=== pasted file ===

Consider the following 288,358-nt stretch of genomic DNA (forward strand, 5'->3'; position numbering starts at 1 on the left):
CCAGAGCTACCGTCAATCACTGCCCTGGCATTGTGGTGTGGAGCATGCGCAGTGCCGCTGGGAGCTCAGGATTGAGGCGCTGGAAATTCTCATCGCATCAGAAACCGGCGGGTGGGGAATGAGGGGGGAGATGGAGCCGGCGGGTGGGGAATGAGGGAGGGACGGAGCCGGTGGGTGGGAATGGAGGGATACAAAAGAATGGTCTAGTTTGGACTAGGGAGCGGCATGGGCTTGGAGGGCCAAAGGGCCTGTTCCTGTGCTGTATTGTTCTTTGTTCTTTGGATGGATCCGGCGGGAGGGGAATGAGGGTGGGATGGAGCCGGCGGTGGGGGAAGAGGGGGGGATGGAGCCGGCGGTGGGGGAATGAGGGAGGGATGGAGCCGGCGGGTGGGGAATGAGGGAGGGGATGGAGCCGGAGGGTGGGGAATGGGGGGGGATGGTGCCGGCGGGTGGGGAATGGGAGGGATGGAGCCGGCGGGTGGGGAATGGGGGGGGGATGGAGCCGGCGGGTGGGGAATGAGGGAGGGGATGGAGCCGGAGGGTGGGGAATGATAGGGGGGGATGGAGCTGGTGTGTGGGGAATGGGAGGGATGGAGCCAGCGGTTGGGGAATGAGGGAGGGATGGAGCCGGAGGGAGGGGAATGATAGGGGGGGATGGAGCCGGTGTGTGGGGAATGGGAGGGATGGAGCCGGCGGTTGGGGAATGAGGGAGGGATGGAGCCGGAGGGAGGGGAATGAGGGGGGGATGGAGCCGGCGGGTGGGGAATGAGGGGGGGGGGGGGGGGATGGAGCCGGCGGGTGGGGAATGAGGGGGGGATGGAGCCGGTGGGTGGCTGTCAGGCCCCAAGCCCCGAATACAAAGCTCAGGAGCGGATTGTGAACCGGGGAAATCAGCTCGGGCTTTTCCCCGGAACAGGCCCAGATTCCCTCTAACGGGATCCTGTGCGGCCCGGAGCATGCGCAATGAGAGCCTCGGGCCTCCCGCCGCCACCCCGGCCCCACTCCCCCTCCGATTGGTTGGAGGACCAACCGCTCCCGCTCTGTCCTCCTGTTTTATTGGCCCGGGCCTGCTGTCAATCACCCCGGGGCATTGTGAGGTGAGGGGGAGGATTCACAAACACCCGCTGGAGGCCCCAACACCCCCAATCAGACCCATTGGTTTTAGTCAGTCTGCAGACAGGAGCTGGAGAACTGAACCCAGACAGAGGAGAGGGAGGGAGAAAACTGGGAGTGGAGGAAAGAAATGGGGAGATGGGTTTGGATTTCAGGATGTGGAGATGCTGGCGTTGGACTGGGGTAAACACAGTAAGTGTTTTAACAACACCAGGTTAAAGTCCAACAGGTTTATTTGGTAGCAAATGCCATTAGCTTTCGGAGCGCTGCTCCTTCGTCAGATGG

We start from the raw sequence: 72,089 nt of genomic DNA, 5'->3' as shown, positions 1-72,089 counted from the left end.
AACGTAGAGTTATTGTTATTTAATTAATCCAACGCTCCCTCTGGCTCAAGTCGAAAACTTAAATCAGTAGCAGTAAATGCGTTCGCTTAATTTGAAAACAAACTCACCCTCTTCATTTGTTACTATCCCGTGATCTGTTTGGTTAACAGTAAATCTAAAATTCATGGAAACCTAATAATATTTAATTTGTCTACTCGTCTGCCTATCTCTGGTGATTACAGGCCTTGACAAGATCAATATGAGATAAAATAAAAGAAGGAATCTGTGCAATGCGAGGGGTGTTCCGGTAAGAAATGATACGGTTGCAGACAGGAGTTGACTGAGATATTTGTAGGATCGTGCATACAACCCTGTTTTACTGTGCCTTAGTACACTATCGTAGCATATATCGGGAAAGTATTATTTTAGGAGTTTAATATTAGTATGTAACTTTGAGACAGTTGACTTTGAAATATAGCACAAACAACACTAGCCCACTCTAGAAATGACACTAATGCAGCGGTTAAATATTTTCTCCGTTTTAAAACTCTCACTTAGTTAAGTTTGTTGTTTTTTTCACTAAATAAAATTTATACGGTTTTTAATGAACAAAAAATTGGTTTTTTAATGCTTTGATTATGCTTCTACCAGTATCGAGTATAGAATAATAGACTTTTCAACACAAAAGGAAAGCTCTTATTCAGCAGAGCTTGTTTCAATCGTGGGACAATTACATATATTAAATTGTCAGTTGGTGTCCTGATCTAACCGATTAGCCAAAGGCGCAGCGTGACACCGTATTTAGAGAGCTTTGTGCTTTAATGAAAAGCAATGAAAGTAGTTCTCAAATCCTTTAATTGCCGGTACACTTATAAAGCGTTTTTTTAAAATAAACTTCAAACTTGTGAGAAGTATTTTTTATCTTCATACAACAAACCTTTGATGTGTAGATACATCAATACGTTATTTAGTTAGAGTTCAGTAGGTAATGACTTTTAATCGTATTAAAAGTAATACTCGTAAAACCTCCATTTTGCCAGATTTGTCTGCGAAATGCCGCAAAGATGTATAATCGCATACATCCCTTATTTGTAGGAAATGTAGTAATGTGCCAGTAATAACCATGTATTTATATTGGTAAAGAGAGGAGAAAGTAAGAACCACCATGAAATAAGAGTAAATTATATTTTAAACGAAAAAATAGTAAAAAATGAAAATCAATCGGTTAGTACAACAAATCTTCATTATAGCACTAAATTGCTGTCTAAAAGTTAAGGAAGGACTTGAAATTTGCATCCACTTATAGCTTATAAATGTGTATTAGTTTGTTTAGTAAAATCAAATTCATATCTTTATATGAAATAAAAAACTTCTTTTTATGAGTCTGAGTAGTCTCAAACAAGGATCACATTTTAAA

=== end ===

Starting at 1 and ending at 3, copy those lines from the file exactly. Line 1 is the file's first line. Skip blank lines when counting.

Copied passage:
Consider the following 288,358-nt stretch of genomic DNA (forward strand, 5'->3'; position numbering starts at 1 on the left):
CCAGAGCTACCGTCAATCACTGCCCTGGCATTGTGGTGTGGAGCATGCGCAGTGCCGCTGGGAGCTCAGGATTGAGGCGCTGGAAATTCTCATCGCATCAGAAACCGGCGGGTGGGGAATGAGGGGGGAGATGGAGCCGGCGGGTGGGGAATGAGGGAGGGACGGAGCCGGTGGGTGGGAATGGAGGGATACAAAAGAATGGTCTAGTTTGGACTAGGGAGCGGCATGGGCTTGGAGGGCCAAAGGGCCTGTTCCTGTGCTGTATTGTTCTTTGTTCTTTGGATGGATCCGGCGGGAGGGGAATGAGGGTGGGATGGAGCCGGCGGTGGGGGAAGAGGGGGGGATGGAGCCGGCGGTGGGGGAATGAGGGAGGGATGGAGCCGGCGGGTGGGGAATGAGGGAGGGGATGGAGCCGGAGGGTGGGGAATGGGGGGGGATGGTGCCGGCGGGTGGGGAATGGGAGGGATGGAGCCGGCGGGTGGGGAATGGGGGGGGGATGGAGCCGGCGGGTGGGGAATGAGGGAGGGGATGGAGCCGGAGGGTGGGGAATGATAGGGGGGGATGGAGCTGGTGTGTGGGGAATGGGAGGGATGGAGCCAGCGGTTGGGGAATGAGGGAGGGATGGAGCCGGAGGGAGGGGAATGATAGGGGGGGATGGAGCCGGTGTGTGGGGAATGGGAGGGATGGAGCCGGCGGTTGGGGAATGAGGGAGGGATGGAGCCGGAGGGAGGGGAATGAGGGGGGGATGGAGCCGGCGGGTGGGGAATGAGGGGGGGGGGGGGGGGATGGAGCCGGCGGGTGGGGAATGAGGGGGGGATGGAGCCGGTGGGTGGCTGTCAGGCCCCAAGCCCCGAATACAAAGCTCAGGAGCGGATTGTGAACCGGGGAAATCAGCTCGGGCTTTTCCCCGGAACAGGCCCAGATTCCCTCTAACGGGATCCTGTGCGGCCCGGAGCATGCGCAATGAGAGCCTCGGGCCTCCCGCCGCCACCCCGGCCCCACTCCCCCTCCGATTGGTTGGAGGACCAACCGCTCCCGCTCTGTCCTCCTGTTTTATTGGCCCGGGCCTGCTGTCAATCACCCCGGGGCATTGTGAGGTGAGGGGGAGGATTCACAAACACCCGCTGGAGGCCCCAACACCCCCAATCAGACCCATTGGTTTTAGTCAGTCTGCAGACAGGAGCTGGAGAACTGAACCCAGACAGAGGAGAGGGAGGGAGAAAACTGGGAGTGGAGGAAAGAAATGGGGAGATGGGTTTGGATTTCAGGATGTGGAGATGCTGGCGTTGGACTGGGGTAAACACAGTAAGTGTTTTAACAACACCAGGTTAAAGTCCAACAGGTTTATTTGGTAGCAAATGCCATTAGCTTTCGGAGCGCTGCTCCTTCGTCAGATGG

We start from the raw sequence: 72,089 nt of genomic DNA, 5'->3' as shown, positions 1-72,089 counted from the left end.